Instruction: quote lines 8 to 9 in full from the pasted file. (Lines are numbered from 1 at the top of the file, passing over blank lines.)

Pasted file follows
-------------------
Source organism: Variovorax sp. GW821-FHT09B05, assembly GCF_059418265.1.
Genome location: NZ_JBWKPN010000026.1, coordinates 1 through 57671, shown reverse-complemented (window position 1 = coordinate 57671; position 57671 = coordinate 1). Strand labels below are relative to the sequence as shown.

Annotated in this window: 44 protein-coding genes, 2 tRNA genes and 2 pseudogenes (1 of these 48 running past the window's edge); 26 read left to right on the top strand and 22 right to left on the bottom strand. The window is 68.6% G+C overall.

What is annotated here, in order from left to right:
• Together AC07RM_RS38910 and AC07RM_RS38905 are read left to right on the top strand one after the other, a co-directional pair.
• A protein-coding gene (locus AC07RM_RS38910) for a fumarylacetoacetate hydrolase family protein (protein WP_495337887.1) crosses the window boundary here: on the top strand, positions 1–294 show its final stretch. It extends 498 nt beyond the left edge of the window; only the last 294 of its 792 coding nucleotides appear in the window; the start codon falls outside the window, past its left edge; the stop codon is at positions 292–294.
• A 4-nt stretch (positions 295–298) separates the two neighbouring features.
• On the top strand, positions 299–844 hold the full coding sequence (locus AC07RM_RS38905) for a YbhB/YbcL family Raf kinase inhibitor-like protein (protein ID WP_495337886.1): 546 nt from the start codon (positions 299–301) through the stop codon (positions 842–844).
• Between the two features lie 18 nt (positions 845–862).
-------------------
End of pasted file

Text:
• On the top strand, positions 299–844 hold the full coding sequence (locus AC07RM_RS38905) for a YbhB/YbcL family Raf kinase inhibitor-like protein (protein ID WP_495337886.1): 546 nt from the start codon (positions 299–301) through the stop codon (positions 842–844).
• Between the two features lie 18 nt (positions 845–862).